All K-12 schools must return to full-time, in-person learning as of April 19, although a remote option will still available for parents and students that request it, New Hampshire Gov. Chris Sununu said Thursday.
Schools had already returned to offering in-person learning at least two days a week as of March 8.
Sununu said about 60% of schools are already offering in-person classes five days a week.
“We have said all along, and it has been proven, that schools can reopen safely, and that remains as true today as ever,” Sununu said at his weekly news conference on coronavirus pandemic updates. “In a few short weeks, all teachers and school staff who want the vaccine will have received their second dose.”
He said doing this before the start of the scheduled school vacation week on April 26 gives schools a chance to work out some of the “kinks” and identify any changes they need to make during the break.
Sununu said during the pandemic, remote learning was a good backstop, “but doesn’t come nearly close to providing the fulfillment and enrichment” that being in the classroom more provides.
As of Friday, students age 16 and up can register to get the vaccine. They would have to go to sites that have the Pfizer vaccine in stock, currently the only one approved for use for teens. They would need to be accompanied by a parent or guardian. Those without a driver’s license or non-driver’s state ID must bring a birth certificate or passport. Parents or guardians must also bring documentation.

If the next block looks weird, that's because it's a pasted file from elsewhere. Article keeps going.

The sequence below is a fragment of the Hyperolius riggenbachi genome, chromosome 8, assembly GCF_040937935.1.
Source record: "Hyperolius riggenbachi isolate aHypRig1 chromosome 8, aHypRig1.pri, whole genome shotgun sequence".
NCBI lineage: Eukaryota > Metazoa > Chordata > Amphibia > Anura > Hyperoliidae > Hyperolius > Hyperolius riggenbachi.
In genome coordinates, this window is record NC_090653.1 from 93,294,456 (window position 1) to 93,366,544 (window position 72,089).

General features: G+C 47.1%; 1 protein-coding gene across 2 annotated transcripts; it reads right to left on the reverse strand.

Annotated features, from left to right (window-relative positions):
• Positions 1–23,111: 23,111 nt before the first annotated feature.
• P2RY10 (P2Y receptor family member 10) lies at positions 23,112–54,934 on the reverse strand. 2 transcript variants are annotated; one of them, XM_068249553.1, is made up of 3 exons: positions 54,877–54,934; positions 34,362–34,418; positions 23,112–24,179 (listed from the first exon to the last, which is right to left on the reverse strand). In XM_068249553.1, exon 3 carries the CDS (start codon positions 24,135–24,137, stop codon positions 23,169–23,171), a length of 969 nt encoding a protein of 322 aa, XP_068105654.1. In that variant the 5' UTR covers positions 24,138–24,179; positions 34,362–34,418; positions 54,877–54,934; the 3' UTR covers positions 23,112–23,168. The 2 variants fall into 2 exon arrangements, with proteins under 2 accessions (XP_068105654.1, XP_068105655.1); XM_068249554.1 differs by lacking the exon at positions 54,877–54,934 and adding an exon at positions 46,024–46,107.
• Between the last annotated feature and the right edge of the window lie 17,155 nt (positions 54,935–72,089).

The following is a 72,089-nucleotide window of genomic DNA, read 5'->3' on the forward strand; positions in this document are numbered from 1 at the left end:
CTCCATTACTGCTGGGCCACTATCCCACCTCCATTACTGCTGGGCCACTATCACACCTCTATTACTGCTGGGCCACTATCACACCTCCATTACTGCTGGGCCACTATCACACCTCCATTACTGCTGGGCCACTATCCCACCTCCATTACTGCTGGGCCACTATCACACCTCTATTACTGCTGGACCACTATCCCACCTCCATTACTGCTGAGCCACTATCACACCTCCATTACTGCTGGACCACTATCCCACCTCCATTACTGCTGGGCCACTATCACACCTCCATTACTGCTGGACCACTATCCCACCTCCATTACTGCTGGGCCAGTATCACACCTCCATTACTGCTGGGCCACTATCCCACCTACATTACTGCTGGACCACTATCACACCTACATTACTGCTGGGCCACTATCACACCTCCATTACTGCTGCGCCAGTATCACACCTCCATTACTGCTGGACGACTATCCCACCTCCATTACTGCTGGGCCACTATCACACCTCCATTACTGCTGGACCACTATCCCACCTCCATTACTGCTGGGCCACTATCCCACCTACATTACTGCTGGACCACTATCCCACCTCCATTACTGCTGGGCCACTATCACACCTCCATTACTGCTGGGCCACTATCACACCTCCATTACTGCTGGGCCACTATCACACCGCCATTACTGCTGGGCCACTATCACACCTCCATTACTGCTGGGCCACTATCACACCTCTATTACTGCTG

The state replaced the federal Vaccine Administration Management System with its own VINI sign-up website. Thousands of people experienced problems with the previous system, particularly in scheduling their second doses, and officials had expected the new system to avoid those woes.
In other coronavirus-related developments in New Hampshire:
The mayors and administrators of eight college towns have asked the state to develop a plan to give vaccines to students who are from out of state, but Gov. Chris Sununu said the timing and vaccine supply are currently obstacles.
“The logistics of students leaving the state for vaccinations and returning to our communities creates the potential for increased spread of the virus among our citizens,” the letter dated Thursday said. It was addressed to Sununu and signed by leaders in Manchester, Nashua, Keene, Hanover, Plymouth, Henniker, New London and Durham.
Sununu said New Hampshire residents “have to come first,” and that the out-of-state students are “not included in the mathematics that the federal government uses to provide us with the vaccine.” He wouldn’t rule it out for a later time.
Sununu said that even if the students got into the vaccine registration system as of tomorrow, they would probably get their second shot in May or as they were leaving. He also said that the students are one of the lowest-risk populations.
New Hampshire communities are resuming outdoor sidewalk and street dining during the coronavirus pandemic.
Cities such as Portsmouth and Concord began serving outdoors on Thursday. They are allowing restaurants to put tables and chairs on public areas such as sidewalks and parking lots.
One place that hopes to set up outside soon is Revival Kitchen & Bar in Concord. Corey Fletcher, owner and chef, said he built an outdoor deck last year to help with business.
“It’s pretty important, with decreased capacity inside,” Fletcher told the Concord Monitor.
In Portsmouth, crews have installed concrete barriers for outdoor restaurant spaces. More than 40 restaurants applied for new or renewal outdoor dining permits for sidewalk and street space dining.
More than 84,000 people have tested positive for the virus, including 433 cases announced Thursday. Seven new deaths were announced, bringing the total to 1,245.
The seven-day rolling average of daily new cases in New Hampshire has risen over the past two weeks from 272 new cases per day on March 16 to 379 new cases per day on Tuesday.
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